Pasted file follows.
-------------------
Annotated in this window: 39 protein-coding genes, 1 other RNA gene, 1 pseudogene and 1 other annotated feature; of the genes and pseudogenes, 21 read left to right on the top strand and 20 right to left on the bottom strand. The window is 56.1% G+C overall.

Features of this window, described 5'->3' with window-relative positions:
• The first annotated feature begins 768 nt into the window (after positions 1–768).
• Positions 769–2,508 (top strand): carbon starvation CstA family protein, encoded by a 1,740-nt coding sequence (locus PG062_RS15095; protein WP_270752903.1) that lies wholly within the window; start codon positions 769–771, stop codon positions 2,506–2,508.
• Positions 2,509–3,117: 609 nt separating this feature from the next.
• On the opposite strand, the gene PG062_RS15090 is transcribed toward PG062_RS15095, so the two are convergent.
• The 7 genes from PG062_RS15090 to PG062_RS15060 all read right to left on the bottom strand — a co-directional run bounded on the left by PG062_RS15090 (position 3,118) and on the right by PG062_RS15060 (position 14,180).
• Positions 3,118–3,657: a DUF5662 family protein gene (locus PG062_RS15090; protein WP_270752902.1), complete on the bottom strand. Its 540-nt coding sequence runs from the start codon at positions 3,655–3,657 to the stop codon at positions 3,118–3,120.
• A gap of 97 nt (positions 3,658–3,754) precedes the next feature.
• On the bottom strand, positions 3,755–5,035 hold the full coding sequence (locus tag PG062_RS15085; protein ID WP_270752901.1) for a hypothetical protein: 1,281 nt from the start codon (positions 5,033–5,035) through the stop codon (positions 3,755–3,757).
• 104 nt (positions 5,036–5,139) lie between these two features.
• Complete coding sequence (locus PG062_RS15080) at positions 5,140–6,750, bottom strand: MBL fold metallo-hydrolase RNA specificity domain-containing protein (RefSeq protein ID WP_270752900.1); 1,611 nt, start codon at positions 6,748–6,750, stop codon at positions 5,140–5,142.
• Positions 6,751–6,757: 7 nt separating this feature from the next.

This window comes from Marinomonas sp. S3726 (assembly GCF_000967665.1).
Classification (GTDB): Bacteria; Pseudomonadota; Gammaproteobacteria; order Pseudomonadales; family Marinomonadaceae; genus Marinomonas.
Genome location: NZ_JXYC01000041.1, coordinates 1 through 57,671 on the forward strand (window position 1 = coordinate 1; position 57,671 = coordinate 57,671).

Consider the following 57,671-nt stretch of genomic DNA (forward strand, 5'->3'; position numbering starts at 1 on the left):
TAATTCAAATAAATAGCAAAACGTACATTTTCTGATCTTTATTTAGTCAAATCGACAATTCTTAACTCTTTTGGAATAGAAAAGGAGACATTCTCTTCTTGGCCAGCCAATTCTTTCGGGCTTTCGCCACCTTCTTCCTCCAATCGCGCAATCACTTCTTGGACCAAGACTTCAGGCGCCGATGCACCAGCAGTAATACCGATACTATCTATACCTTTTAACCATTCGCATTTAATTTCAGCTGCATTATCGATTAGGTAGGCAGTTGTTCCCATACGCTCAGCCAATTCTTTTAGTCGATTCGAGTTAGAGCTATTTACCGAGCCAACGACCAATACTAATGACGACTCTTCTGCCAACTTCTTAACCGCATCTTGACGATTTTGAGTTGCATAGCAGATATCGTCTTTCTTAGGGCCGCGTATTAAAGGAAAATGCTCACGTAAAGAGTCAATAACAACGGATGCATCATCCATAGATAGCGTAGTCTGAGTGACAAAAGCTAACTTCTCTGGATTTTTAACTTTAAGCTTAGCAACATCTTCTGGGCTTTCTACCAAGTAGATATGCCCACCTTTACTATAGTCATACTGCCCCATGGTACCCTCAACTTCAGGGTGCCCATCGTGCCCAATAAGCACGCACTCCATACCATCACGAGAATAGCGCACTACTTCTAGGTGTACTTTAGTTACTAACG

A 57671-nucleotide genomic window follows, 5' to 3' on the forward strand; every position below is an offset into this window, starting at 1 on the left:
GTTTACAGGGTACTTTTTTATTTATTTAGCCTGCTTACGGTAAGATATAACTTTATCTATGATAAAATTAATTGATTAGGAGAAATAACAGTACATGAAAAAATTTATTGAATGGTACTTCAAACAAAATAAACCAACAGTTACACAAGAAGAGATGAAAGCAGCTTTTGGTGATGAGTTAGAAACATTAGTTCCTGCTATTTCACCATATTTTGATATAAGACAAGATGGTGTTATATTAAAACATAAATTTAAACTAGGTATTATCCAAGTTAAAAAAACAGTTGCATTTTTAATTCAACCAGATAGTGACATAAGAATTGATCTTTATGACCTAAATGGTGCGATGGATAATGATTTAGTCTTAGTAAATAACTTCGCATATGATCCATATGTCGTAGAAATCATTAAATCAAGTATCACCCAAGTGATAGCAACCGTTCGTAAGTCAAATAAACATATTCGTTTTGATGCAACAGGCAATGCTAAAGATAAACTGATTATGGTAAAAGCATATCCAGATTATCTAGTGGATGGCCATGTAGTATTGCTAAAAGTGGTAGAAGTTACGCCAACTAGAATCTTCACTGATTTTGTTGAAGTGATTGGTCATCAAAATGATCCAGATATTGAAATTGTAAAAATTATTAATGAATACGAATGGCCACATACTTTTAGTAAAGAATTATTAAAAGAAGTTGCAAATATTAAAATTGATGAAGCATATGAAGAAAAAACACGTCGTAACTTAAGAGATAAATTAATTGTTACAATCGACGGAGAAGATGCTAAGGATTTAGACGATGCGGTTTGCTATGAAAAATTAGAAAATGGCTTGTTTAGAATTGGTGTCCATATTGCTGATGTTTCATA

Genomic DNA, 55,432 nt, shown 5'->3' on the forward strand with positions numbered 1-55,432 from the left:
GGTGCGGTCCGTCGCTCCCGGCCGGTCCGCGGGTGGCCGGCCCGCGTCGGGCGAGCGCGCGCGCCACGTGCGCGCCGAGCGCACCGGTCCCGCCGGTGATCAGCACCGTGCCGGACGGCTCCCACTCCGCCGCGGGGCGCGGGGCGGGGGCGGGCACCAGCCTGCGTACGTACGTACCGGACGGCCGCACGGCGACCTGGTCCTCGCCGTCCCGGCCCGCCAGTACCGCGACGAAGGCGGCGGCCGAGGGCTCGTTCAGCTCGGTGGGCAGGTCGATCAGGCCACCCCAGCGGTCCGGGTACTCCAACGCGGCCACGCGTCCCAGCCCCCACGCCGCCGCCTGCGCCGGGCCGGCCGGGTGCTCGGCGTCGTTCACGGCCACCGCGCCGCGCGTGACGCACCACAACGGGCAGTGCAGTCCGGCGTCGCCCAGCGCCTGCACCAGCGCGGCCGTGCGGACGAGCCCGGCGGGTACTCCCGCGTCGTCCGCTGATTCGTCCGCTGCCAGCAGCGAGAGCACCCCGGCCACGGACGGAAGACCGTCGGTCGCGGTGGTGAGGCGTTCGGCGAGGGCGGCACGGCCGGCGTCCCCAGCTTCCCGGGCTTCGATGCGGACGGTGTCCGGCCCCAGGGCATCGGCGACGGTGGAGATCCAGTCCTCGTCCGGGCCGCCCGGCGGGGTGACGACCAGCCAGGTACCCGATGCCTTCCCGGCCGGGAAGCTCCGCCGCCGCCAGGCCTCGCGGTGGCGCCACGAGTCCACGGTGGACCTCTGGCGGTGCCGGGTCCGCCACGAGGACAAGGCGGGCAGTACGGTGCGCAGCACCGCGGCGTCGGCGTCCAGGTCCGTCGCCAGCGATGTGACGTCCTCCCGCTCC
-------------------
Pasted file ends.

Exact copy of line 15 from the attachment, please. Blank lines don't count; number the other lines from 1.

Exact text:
Classification (GTDB): Bacteria; Pseudomonadota; Gammaproteobacteria; order Pseudomonadales; family Marinomonadaceae; genus Marinomonas.